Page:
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Don’t restrict GI Bill

Dear Editor:

Upon completion of my service in the U.S. Marine Corps as an infantry assaultman, I had nothing to show for other than my rank and medals. As I transferred into civilian life, I knew I wanted something challenging that allowed me to start my own business. Welding and fabrication had always been a passion of mine, and thanks to the GI Bill I was able to pursue my dream and enroll in a 16-month program at Triangle Tech in Sunbury. The hands-on training and smaller classes that encourage one-on-one interaction with the instructor drew me to the program – something that larger universities fail to provide.

Recently, several veterans and I were informed that lawmakers in Congress are attempting to limit how veterans can use their GI Bill for education. This is infuriating. The GI Bill is earned by every military member through their service and should not be limited. If I could not have attended Triangle Tech due to limitations on the GI Bill, I don’t know if I would have pursued higher education at all.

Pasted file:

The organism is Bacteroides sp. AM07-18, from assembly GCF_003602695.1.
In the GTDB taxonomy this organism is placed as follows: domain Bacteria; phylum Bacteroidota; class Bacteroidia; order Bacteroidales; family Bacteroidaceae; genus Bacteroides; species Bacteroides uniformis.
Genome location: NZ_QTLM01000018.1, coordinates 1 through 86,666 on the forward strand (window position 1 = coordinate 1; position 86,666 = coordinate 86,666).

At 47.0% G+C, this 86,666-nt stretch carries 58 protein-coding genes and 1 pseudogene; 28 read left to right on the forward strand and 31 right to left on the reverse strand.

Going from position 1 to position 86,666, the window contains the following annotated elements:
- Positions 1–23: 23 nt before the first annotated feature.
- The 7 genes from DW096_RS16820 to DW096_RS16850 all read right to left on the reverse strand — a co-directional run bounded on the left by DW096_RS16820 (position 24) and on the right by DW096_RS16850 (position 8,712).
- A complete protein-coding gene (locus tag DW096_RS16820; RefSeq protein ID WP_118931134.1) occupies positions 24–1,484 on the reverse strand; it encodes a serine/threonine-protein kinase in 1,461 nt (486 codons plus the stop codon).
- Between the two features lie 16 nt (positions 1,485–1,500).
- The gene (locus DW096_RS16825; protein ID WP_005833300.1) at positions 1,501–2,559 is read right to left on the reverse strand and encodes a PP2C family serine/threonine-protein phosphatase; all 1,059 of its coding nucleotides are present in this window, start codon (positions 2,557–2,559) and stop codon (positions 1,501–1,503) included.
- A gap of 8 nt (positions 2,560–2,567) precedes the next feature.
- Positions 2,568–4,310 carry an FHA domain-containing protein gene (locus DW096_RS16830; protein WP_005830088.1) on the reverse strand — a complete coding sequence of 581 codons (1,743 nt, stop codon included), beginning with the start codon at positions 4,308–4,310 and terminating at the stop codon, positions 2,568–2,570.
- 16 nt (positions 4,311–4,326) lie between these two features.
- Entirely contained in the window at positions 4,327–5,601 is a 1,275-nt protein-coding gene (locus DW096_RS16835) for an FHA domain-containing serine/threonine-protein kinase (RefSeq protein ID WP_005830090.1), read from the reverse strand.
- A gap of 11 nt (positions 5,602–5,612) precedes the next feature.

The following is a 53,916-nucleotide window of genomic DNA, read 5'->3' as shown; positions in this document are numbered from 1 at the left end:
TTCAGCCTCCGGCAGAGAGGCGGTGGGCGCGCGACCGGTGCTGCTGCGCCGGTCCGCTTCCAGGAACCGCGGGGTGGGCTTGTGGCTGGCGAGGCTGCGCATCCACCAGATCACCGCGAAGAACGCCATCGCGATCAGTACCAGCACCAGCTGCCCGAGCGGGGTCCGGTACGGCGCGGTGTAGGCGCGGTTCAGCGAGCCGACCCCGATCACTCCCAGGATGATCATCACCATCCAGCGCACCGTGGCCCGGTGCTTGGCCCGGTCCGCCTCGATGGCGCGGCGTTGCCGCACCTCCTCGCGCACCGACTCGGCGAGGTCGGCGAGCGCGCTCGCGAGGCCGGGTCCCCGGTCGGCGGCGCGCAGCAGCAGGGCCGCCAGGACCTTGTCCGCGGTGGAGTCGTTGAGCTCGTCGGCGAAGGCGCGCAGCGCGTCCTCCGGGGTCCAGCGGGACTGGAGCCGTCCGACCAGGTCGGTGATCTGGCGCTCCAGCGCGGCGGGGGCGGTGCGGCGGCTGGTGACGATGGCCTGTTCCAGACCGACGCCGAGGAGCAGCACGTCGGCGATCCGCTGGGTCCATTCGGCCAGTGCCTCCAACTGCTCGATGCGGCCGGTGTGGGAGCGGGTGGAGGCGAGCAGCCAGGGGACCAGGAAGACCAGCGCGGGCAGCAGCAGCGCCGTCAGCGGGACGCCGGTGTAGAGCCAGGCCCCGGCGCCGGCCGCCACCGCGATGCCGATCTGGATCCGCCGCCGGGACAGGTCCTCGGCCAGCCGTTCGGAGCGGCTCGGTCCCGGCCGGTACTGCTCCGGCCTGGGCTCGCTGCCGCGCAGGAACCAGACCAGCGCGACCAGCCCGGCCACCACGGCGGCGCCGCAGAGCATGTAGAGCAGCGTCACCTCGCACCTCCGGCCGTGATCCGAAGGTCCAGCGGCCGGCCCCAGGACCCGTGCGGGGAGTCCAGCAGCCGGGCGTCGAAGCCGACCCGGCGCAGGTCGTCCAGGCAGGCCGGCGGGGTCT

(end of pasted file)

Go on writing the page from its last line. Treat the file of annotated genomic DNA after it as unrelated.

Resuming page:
I want to ensure that my representatives, specifically Sen. Bob Casey, stand with veterans and protect access to the education of our choice. Proposals circulating in Congress to classify the earned GI benefit just like federal financial aid for students are wrong; benefits earned by members of the military are not the same.

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For me, and many other veterans, a traditional college is not what we are seeking following our service.

Instead, veterans are seeking an expedited technical program directly applicable to a career following completion. Congress should not dictate where veterans choose to use our GI benefit. It is earned by the veteran, and therefore should not be restricted in any way.

Andreau Miller

Elizabethtown

Veterans for Career Education ambassador

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